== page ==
A group of nine privacy and anti-monopoly advocacy groups, led by the Electronic Privacy Information Center, have called on the U.S. Federal Trade Commission (FTC) to break up Facebook. Citing the tech company’s long track record of ignoring privacy concerns, the group also called on the FTC to fine Facebook as much as $2 billion and to regulate Facebook like a public utility rather than a private tech company. At the same time, the group is launching an extensive digital ad campaign called “Freedom From Facebook” that will run on all digital platforms not controlled by Facebook.
What the plan to break up Facebook looks like
The privacy and anti-monopoly groups suggested that Facebook break up into four different entities – Facebook, Instagram, WhatsApp and Messenger. This would also force Facebook to “disgorge” any data acquired from those companies. Thus, if the break up plan is carried out, Facebook would only have access to data from its customers from one platform, not from multiple platforms. This would prevent Facebook from stitching together user profiles based on data collected from multiple different social media platforms. For example, right now, Facebook can theoretically combine data from WhatsApp with data from Instagram in order to create super-targeted ads for the same user on Facebook. If the “break up Facebook” initiative works, that would no longer be possible.
While there might be public support for the plan to break up Facebook, it’s less certain if the U.S. government is ready to take the next steps. Due to the prolonged, 35-day government shutdown, the U.S. FTC is just now getting back to work in 2019, and has thus far signaled that a breakup is an antitrust remedy, not a privacy remedy. In other words, it’s not up to the FTC to break up Facebook solely on the basis of privacy concerns and a past history of data breaches – it would require proof that Facebook had monopoly-like power over social media.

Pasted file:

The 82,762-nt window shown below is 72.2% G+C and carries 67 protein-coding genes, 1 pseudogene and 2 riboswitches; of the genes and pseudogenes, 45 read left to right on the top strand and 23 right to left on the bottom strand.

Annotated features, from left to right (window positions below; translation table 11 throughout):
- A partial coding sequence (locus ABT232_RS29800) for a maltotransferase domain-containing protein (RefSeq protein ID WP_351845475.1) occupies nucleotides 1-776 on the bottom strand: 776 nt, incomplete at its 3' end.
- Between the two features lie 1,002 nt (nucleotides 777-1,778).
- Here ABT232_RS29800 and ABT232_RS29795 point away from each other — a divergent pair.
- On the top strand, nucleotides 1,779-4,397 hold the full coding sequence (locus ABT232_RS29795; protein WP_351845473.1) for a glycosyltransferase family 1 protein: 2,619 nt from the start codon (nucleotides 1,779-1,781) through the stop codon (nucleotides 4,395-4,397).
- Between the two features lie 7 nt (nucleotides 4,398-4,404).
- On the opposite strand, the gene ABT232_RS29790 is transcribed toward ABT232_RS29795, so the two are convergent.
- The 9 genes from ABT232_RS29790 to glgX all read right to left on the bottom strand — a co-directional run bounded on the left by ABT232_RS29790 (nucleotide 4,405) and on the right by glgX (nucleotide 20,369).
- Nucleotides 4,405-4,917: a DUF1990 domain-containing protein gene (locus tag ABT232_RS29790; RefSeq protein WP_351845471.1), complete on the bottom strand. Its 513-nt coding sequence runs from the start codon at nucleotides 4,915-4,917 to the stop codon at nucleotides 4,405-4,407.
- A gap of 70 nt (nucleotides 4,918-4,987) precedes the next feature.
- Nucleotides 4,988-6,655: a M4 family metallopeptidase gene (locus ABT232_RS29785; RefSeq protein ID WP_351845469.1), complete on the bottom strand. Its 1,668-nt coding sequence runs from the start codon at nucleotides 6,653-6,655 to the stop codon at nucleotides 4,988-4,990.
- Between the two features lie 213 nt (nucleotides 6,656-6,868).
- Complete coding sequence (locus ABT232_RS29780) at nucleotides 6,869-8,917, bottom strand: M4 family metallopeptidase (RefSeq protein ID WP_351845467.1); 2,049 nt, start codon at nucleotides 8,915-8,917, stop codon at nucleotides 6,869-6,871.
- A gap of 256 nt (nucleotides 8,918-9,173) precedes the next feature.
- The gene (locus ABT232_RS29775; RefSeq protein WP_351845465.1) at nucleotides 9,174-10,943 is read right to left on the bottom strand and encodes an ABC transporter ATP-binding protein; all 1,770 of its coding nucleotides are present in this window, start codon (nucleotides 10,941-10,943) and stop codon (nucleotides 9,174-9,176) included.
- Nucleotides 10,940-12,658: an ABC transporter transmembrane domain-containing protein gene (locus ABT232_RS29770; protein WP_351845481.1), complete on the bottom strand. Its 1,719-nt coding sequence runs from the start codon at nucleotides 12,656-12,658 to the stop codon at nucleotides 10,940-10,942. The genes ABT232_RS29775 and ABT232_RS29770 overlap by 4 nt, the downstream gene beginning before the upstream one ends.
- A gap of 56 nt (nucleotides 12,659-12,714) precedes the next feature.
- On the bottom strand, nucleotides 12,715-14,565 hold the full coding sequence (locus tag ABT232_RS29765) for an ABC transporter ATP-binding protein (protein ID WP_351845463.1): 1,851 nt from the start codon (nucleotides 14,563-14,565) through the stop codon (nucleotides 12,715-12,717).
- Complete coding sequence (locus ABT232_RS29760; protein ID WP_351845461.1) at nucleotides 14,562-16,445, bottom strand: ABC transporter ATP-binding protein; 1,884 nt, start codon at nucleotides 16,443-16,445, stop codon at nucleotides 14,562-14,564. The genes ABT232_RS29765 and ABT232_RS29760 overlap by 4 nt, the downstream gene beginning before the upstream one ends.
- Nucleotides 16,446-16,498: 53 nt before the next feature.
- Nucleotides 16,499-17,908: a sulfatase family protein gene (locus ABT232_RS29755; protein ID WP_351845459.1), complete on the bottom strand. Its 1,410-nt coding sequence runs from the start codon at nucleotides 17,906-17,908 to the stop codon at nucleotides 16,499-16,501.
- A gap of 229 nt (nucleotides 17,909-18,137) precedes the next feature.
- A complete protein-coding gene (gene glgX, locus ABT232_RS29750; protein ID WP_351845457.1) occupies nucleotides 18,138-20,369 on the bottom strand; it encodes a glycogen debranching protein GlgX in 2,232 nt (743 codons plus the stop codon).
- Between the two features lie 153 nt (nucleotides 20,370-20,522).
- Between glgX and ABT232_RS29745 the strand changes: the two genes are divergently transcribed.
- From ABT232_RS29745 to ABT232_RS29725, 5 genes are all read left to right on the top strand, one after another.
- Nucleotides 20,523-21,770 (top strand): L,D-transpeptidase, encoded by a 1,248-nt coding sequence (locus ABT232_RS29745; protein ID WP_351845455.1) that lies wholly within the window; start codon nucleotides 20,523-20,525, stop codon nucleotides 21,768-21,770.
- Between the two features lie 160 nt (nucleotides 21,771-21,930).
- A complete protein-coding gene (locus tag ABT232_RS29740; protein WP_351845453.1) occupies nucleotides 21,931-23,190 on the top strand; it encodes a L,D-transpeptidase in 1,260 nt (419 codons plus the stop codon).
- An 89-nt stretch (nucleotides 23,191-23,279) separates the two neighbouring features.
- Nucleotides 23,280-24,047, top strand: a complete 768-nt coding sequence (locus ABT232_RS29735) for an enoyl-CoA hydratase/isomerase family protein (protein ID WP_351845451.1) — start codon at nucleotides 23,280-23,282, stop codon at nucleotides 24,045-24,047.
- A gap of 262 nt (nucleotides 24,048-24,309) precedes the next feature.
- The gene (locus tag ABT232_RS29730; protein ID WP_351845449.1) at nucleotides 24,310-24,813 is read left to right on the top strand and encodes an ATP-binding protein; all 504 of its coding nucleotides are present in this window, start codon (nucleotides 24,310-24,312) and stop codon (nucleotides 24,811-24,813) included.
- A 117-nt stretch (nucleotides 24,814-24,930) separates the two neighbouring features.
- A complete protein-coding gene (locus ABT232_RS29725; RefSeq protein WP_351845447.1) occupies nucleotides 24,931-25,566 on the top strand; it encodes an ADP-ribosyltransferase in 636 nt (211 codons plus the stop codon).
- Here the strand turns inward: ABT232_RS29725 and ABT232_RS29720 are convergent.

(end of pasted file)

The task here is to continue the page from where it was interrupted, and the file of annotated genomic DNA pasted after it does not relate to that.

Moreover, the U.S. Department of Justice has thus far sent mixed signals about what to do about Google, Facebook and other big tech giants from Silicon Valley. The Justice Department under the Trump Administration has taken a much more hands-off approach to regulation and heavy-handed regulatory actions, including the recent case involving Net Neutrality. Even a huge super-merger (the proposed Sprint and T-Mobile deal) has thus far shown no signs of being delayed or reversed based on anti-competitive grounds, so if that huge telecom behemoth is not being forced to split into two companies, why would the U.S. government try to break up Facebook?
At a recent public event in Washington, for example, the Assistant Attorney General, Makan Delrahim, suggested that, “You can’t revoke the decisions of 2012 based on the facts of 2019.” What he had in mind here was the $1 billion acquisition of Instagram by Facebook back in 2012. While Delrahim admits that, in hindsight, that deal maybe should not have been allowed to happen, you can’t go back and “un-do” the deal now. In fact, Delrahim suggested that the call to break up Facebook would be handled much like a call to break up Google (i.e. force Google to give up YouTube) – there simply is not enough legal and regulatory standing to make it happen. As long as there is competition in the marketplace, and as long as the barriers to entry are not unnecessarily high, it’s hard to break up Facebook purely on anti-monopoly grounds and antitrust law, the way the U.S. government under Teddy Roosevelt forced Standard Oil to break up into 34 different companies.